A great way to practice this is to write these things down. If you get into a practice of writing them daily ,you’ll start scanning your environment for things to put down on paper later that day. Alternatively if you write down what you’re grateful for upon waking, you can set your mood right for the rest of the day. It makes a big difference mentally, physically, and socially. I’ll share the benefits cited in the research which I wrote about in my book, The 7E Solution to Burnout. Here’s what I found with regards to mental benefits.

“In 2016, researchers conducted a study to examine the benefits of gratitude journaling on university students seeking mental health counseling. They divided participants into three groups, each of which received psychotherapy services. What differentiated these groups is the following: The first group had to write one gratitude letter weekly for three weeks to someone they know. The second group had to write about their thoughts and feelings related to negative past experiences. The third group did not receive instructions to write at all.

Researchers discovered that the group who wrote the gratitude letters showed significant improvements in mental health issues related to depression and anxiety, showing positive signs even four and 12 weeks after the experiment had ended.

What contributed to this significance of gratitude writing was the main finding that people who engaged in journaling about gratitude used fewer negative emotion-based words. The shift in focus from toxic emotions like resentment, frustration, and regret occurred because these participants had focused on how other people contributed to their flourishing. This shift took them away from what otherwise might have been ruminative thinking.

Gratitude not only improves your mindset, but it can also boost your self-esteem. This result was found in athletes who practiced gratitude. Researchers believe that focusing on gratitude steers our mind away from social comparisons where we feel inferior to others who are more accomplished and allows us to appreciate them instead.”

And here are some of the Physical Benefits:

“A study conducted in 2012 found that more grateful participants experienced fewer physical aches and pains. These individuals were more likely to engage in healthy activities such as a routine exercise regimen and regular medical check-ups. We might conclude that those who practice gratitude feel more positively about themselves and, thus, take better care of their bodies. Their self-care practices, therefore, result in better health.

Another study looked at the relationship between gratitude and sleep. The findings pointed to higher sleep quality and duration for grateful individuals. Due to the more positive mindset of practicing gratitude, they tended to engage in more positive thoughts before bed, which helped them attain improved sleep.”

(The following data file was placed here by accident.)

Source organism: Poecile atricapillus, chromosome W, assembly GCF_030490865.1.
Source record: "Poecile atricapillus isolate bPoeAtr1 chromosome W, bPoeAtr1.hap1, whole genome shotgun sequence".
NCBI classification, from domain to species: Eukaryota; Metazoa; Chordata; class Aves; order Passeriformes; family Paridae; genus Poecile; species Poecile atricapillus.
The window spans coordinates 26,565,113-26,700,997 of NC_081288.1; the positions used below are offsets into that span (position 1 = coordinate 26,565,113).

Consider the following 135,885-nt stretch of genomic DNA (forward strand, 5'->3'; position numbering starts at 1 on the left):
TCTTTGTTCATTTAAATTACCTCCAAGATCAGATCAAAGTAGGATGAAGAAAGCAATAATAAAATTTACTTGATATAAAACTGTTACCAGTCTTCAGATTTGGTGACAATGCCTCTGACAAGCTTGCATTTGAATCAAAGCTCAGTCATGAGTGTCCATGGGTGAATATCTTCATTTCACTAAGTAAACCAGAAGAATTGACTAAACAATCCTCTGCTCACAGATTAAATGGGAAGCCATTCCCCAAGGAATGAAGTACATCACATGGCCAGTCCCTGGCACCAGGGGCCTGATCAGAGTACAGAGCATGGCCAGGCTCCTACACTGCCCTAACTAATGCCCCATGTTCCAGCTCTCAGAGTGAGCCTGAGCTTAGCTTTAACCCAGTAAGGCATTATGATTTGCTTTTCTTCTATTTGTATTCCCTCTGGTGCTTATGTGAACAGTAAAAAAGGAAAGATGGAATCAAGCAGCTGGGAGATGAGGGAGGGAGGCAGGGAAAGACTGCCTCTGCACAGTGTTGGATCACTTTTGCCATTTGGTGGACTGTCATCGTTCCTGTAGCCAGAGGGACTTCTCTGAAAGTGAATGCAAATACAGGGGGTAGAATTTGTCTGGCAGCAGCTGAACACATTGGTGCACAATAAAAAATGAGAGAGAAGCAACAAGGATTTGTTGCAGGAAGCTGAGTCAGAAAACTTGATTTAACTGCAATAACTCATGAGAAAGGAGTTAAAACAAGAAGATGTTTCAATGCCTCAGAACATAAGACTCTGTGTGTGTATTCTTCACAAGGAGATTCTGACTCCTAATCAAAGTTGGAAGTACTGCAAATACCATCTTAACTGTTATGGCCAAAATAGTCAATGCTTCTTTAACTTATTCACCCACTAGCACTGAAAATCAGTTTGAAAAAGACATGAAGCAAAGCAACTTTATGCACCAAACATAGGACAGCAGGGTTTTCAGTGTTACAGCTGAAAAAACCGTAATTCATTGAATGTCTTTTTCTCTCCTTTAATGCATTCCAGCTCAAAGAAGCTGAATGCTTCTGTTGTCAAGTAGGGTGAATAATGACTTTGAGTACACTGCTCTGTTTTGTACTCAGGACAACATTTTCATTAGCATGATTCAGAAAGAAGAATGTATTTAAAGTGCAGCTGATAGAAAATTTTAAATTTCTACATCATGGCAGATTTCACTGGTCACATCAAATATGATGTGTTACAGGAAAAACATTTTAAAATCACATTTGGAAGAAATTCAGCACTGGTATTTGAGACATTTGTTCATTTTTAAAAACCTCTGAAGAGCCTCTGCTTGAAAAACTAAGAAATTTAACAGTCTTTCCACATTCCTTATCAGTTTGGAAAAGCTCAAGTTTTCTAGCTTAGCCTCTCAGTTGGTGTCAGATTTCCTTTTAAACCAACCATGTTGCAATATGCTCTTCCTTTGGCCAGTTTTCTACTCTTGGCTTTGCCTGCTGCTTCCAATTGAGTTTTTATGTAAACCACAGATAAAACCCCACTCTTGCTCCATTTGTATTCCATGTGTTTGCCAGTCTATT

And lastly, here are the Social Benefits of a gratitude practice:

“The authors of one of the measures of gratitude used in scientific studies, the Gratitude Resentment and Appreciation Test (or GRAT for short), conceptualized gratitude with the following: (1) Abundance mentality: Rather than feel deprived when someone else has attained their goal, grateful individuals would see others’ success as a joyous occasion and not harbor feelings of envy; (2) Acknowledge others: When they encounter success, grateful individuals take the time to acknowledge others’ contributions to their accomplishments; (3) Appreciate small details: While it is easy for us to feel a surge of happiness when we accomplish great feats, grateful people can appreciate the simple aspects of day to day life.

We can hypothesize that if you can rejoice in your success, acknowledge others for their contributions, and appreciate the small things in life, you will benefit from stronger social bonds. This is exactly what the research supports.

Researchers at the University of Kentucky found that gratitude correlated with decreased aggression toward others. That is, individuals who scored higher on gratitude scales were found to have more empathy toward others and were less likely to seek revenge when something went wrong. This finding demonstrates both a social and emotional benefit in that grateful individuals are more likely to reduce interpersonal conflict and experience more social closeness with others because they are harboring less anger.

When we express our gratitude to others, it deepens our interpersonal connections. And as the saying goes, “You reap what you sow.” When you build close relationships, you have greater access to social support when you need it. Because having these relationships decreases your stress and improves your mood, you are also less likely to need support.”

So as you can see, there are so many benefits to practicing gratitude. Not only does it decrease your negative mental state, it actually helps to improve your mood. It increases your social bonds. It improves your physical health. So I really encourage you to give this a shot and if you’re interested in working on this and having some sort of accountability, I encourage you to have some sort of a system where you are checking in on yourself and maybe you find a gratitude partner, somebody that you guys can share the experience together with each other. 

I had a client ones who did this with two friends and everyday their deal was they would text each other one thing that they’re grateful for. And so consider doing something like that where you are keeping each other accountable to stay with the practice that is going to reap you these amazing benefits. So hope you guys pick me up on this offer and in the meantime have a wonderful week and I’ll talk to you next time.